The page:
The market’s gains have been slow but steady most of the year. Before this week, the S&P 500 had only four losing weeks this year, most of them minor. Other than that, it has been mostly up during this muted year with no major market-moving news. Investors have been cautiously watching corporate earnings and have been mostly surprised by solid results, though several big companies, including Mylan, TripAdvisor and Wynn Resorts, fell sharply after disclosing disappointing earnings or outlooks.
Symantec sank 12.5% on Friday after the security software maker’s CEO abruptly resigned and the company issued a weak profit forecast for the current quarter.
The slump this week has been especially hard on technology stocks, which have far outpaced the rest of the market this year. Those companies do a lot of business in China and would stand to lose greatly if the trade war drags on.
The Nasdaq slid 3% this week after an even stronger run this year than the S&P 500. The weekly drop is only its third this year and its biggest since late December. The Nasdaq is still up 19.3% in 2019.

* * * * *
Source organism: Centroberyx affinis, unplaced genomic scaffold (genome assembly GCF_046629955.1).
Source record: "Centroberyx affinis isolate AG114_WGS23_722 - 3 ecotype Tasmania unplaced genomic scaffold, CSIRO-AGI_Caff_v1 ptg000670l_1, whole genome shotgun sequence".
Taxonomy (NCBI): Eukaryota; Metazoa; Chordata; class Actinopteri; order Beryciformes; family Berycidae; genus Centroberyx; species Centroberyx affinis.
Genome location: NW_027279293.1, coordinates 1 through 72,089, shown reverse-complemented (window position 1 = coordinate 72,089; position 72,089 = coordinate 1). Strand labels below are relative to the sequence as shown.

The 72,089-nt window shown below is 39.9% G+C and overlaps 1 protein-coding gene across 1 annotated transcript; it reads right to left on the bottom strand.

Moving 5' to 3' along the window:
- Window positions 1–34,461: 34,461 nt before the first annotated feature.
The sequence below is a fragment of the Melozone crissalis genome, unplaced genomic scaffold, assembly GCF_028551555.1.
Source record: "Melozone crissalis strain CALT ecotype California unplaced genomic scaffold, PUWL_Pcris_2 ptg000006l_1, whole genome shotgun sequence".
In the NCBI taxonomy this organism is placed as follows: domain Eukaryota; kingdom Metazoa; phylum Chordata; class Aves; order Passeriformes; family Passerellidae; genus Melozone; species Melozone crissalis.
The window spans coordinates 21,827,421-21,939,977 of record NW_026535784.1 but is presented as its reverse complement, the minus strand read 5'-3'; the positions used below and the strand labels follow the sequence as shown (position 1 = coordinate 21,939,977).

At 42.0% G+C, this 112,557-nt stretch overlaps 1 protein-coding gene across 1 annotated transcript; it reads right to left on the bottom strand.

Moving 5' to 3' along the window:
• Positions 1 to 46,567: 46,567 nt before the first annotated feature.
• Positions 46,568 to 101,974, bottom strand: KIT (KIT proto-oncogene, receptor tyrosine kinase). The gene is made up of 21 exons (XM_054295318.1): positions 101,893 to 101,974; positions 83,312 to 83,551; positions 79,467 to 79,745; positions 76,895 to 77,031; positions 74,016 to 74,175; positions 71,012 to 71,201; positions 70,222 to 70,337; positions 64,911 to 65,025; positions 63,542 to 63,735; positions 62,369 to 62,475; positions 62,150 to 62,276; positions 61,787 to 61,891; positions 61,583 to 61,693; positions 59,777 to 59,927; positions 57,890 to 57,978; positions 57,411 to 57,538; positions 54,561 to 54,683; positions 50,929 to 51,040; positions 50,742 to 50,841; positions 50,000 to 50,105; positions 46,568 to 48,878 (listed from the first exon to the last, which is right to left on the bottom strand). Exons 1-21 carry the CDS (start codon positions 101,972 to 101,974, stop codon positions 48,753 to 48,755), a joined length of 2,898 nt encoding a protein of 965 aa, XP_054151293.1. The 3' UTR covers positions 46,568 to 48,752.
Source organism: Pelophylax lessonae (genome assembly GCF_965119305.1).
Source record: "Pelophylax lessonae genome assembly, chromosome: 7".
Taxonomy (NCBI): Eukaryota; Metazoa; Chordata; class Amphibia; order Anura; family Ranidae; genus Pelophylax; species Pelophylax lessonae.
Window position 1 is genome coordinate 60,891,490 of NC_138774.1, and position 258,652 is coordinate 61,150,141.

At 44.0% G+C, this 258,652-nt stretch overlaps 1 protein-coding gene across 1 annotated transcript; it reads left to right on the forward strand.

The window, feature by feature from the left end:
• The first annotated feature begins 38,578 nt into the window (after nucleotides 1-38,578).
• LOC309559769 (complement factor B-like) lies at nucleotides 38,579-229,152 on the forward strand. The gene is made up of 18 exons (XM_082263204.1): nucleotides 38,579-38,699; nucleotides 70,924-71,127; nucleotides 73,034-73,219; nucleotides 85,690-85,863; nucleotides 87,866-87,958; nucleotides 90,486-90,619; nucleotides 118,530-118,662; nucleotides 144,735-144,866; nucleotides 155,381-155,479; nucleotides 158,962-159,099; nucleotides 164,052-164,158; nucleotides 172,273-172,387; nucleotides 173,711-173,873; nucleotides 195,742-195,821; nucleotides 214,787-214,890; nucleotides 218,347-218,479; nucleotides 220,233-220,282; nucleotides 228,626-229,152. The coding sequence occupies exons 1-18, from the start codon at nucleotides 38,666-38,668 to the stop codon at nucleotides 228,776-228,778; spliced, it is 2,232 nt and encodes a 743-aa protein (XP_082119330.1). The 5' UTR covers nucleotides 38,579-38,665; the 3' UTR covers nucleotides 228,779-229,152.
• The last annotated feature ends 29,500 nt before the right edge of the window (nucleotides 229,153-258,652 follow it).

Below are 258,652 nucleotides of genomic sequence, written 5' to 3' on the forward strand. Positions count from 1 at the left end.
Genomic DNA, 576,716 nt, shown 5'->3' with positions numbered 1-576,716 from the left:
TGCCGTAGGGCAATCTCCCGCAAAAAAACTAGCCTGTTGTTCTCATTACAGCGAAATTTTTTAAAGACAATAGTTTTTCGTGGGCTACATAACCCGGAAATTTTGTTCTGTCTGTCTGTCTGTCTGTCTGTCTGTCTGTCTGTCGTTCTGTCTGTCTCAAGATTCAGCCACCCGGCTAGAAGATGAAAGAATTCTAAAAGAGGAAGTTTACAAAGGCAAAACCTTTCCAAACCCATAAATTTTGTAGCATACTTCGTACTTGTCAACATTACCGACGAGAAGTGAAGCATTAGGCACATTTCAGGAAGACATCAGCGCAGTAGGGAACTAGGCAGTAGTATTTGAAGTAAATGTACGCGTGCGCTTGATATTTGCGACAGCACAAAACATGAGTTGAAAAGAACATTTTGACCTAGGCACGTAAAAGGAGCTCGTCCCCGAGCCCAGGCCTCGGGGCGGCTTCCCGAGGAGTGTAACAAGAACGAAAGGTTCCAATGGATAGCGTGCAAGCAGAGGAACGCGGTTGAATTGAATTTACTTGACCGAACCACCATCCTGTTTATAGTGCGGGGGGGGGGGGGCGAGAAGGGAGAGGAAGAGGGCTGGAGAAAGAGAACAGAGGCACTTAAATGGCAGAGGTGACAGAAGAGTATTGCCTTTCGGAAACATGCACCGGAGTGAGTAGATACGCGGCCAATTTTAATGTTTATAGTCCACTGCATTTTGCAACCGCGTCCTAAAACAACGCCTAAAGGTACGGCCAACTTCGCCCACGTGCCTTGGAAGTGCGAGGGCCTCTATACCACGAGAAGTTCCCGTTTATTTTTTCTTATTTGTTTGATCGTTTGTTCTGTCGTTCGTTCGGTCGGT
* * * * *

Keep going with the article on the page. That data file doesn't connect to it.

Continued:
Uber had an inauspicious debut on the stock market. The giant ride-hailing company’s hotly anticipated stock offering landed with a flop as its shares slid as low as $41.06 in very heavy volume shortly after trading opened. That was well below Uber’s initial offering price of $45 a share. That price was already at the low end of its targeted price range. It ended the day at $41.57, a drop of 7.6%.
Investors are cautious about Uber after its main rival, Lyft, had a roller-coaster stock market debut March 29. Lyft initially surged well beyond its IPO price, but then slumped on its first full day of trading. That stock closed Friday at $51.09, down 7.4% on the day and well below its IPO price of $72.
Energy futures finished mostly higher. Benchmark U.S. crude slipped 0.1% to settle at $61.66 a barrel. Brent crude, the international standard, rose 0.3% to $70.62 a barrel.
Wholesale gasoline rose 0.7% to $1.99 a gallon. Heating oil rose 0.3% to $2.05 per gallon. Natural gas rose 0.9% to $2.62 per 1,000 cubic feet.
Gold rose 0.2% to $1,287.40 an ounce. silver rose 0.1% to $14.79 an ounce. Copper inched up 0.1% to $2.77 a pound.
The dollar rose to 109.90 yen from 109.69 yen. The euro strengthened to $1.1231 from $1.1224.